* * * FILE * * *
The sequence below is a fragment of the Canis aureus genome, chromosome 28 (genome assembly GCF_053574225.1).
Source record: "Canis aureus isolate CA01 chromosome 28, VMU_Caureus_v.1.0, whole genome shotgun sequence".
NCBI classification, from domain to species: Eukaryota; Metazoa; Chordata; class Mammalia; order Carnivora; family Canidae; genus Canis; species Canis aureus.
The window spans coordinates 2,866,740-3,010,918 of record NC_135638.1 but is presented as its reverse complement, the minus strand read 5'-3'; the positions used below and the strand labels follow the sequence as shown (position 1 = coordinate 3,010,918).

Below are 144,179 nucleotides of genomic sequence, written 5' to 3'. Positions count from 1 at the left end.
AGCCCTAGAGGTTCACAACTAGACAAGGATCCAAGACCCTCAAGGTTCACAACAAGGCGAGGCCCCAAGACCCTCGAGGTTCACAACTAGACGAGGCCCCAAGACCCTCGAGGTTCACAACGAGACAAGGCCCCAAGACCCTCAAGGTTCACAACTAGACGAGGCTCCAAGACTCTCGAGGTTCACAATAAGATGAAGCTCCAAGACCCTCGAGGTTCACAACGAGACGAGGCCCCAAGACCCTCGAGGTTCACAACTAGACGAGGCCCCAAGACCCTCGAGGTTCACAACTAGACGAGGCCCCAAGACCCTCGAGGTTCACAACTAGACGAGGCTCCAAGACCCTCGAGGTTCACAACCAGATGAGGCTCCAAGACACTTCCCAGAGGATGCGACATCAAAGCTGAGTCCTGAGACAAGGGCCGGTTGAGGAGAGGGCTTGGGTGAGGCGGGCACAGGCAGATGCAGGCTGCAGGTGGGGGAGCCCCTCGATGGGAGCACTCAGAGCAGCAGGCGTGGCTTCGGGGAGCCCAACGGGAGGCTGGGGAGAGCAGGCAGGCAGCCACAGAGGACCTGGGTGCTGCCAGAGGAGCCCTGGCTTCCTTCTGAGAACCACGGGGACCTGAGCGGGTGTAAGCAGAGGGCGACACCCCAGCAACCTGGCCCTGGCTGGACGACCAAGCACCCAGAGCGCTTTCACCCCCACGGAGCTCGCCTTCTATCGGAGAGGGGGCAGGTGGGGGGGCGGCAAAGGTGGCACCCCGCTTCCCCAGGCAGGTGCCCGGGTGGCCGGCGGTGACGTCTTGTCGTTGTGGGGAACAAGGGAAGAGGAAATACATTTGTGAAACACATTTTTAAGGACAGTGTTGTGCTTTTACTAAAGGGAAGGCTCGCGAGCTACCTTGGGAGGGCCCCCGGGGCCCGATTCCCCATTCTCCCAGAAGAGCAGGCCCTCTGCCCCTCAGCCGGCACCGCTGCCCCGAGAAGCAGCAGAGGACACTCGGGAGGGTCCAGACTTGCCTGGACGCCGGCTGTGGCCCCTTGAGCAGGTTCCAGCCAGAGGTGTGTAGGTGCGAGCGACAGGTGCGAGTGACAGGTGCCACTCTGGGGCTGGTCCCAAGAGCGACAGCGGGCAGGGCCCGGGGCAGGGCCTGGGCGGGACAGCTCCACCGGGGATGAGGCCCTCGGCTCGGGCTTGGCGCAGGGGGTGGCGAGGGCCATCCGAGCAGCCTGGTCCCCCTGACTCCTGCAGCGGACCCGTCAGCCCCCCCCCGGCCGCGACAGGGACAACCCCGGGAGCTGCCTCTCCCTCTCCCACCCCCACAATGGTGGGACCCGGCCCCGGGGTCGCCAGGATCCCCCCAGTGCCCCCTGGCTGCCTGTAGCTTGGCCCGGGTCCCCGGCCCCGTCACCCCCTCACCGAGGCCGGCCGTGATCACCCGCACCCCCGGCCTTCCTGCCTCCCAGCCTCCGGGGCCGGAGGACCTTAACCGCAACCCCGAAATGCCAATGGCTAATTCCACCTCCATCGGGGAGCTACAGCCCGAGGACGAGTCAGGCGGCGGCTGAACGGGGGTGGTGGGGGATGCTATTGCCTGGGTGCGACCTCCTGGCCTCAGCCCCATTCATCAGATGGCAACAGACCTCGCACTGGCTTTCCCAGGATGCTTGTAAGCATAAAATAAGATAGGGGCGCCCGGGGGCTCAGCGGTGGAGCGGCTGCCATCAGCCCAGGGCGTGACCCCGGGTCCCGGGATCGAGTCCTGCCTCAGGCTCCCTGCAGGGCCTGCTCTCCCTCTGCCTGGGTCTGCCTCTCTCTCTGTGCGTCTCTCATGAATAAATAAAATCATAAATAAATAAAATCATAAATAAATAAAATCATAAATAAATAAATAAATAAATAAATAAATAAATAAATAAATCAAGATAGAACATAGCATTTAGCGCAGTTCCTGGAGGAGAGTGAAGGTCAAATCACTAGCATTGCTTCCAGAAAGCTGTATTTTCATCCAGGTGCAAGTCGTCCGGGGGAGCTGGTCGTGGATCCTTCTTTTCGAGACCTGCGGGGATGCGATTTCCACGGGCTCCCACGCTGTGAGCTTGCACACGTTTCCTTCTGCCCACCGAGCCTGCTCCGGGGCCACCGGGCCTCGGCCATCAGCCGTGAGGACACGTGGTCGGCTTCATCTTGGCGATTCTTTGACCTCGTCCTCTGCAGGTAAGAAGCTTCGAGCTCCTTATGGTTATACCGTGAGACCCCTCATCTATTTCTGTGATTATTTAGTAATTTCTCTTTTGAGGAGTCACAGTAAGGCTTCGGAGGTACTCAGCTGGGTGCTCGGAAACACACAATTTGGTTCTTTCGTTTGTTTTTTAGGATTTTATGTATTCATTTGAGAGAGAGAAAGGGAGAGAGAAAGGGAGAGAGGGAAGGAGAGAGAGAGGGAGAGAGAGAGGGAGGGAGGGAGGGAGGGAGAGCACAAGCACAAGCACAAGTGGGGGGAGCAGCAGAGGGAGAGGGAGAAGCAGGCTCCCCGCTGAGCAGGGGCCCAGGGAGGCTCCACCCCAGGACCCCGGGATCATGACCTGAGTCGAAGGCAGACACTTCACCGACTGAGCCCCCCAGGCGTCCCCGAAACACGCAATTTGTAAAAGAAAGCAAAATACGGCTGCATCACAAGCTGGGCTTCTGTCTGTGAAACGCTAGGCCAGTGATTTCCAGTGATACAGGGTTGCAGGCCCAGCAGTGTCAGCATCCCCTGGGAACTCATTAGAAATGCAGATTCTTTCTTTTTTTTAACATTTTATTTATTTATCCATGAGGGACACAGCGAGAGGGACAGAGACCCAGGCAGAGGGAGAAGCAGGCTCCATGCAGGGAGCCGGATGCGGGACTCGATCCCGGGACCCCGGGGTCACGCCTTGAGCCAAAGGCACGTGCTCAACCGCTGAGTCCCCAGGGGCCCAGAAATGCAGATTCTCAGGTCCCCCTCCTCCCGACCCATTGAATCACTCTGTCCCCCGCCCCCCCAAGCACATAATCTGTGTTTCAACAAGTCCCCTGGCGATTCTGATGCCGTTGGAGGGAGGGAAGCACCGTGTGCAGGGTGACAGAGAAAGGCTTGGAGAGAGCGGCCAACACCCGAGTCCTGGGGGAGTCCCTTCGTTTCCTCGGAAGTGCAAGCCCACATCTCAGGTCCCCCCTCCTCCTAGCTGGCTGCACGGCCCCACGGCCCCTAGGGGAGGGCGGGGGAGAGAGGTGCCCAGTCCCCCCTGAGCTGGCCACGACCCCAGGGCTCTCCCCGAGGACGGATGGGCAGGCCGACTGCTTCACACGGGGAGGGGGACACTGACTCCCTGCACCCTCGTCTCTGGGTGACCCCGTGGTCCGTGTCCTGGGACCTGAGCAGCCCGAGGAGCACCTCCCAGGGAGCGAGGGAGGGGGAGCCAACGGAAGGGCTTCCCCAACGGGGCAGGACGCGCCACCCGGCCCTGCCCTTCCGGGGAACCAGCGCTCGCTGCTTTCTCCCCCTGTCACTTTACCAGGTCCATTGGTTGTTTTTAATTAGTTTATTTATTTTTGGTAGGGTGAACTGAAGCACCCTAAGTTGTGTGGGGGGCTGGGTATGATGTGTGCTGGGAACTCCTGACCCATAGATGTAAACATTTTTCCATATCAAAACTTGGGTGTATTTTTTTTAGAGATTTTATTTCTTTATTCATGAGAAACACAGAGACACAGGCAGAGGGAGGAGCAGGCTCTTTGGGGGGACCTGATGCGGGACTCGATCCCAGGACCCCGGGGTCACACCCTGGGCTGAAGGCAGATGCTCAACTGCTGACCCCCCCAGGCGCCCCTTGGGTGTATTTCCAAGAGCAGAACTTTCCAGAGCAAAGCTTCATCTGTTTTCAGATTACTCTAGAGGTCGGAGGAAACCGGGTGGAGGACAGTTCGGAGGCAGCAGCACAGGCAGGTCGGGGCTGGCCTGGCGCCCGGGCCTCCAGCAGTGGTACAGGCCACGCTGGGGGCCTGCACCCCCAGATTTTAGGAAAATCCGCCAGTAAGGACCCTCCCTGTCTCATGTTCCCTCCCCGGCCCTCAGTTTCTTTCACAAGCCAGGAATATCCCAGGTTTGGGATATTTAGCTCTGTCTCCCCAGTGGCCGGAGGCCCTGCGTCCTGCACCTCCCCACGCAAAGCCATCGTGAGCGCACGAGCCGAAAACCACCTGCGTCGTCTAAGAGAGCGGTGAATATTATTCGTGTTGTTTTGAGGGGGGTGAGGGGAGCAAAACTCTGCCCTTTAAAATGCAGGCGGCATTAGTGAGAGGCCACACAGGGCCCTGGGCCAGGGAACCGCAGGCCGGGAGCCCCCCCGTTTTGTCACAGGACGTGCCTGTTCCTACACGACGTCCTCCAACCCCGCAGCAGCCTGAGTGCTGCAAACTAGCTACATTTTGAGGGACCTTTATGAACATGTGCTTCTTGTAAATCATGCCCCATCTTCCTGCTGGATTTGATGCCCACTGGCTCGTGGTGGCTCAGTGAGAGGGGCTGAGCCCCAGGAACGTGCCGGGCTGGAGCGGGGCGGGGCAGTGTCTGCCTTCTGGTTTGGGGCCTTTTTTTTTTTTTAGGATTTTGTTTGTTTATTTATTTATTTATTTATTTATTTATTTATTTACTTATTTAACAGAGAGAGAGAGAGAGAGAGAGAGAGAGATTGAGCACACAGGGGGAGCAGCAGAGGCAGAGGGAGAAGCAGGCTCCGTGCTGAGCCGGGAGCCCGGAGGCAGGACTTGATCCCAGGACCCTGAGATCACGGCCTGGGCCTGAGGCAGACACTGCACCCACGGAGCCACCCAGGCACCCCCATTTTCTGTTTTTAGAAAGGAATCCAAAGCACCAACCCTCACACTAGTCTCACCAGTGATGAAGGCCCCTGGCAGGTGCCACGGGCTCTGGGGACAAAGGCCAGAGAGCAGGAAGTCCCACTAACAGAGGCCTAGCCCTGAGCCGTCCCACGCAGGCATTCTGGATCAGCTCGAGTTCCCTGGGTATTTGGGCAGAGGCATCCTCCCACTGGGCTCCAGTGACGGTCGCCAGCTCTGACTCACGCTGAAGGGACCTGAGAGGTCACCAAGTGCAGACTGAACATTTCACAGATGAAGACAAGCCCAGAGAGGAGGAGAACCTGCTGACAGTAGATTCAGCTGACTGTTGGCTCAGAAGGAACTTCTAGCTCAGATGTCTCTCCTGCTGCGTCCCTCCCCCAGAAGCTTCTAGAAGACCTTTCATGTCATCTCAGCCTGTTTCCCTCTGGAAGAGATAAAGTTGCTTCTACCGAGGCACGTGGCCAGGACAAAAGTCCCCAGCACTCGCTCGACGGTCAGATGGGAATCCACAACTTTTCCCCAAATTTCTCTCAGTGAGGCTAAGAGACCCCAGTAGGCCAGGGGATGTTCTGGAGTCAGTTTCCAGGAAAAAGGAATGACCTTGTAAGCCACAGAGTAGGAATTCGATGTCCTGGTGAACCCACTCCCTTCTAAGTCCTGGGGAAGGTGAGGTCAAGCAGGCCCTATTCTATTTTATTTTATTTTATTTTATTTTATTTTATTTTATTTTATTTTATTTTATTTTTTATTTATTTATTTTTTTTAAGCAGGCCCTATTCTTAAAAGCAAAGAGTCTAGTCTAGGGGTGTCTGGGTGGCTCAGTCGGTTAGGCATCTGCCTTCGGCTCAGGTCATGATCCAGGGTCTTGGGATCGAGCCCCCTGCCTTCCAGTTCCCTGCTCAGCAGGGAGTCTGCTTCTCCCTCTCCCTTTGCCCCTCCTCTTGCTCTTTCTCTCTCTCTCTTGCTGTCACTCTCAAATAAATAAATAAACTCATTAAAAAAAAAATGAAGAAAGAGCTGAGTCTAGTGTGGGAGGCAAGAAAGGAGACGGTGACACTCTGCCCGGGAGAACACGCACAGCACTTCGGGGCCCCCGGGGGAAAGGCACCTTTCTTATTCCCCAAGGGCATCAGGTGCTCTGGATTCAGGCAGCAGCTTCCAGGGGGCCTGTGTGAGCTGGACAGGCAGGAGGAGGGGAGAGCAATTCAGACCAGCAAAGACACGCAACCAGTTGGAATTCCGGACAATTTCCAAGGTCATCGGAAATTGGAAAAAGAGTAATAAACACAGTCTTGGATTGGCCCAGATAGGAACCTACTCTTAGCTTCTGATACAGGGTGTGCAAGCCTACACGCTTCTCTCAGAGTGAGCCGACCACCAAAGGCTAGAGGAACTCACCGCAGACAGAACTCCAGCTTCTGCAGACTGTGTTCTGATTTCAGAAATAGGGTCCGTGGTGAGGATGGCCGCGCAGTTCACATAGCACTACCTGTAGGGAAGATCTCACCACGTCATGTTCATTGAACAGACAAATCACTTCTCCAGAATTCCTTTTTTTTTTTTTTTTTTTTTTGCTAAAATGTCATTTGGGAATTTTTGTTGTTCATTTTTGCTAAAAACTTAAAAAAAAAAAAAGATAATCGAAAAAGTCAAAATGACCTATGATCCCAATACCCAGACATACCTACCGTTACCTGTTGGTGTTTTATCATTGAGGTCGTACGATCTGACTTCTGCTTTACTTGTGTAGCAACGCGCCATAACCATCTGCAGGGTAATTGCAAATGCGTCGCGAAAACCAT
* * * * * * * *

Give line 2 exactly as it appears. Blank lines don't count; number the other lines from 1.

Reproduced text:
Source record: "Canis aureus isolate CA01 chromosome 28, VMU_Caureus_v.1.0, whole genome shotgun sequence".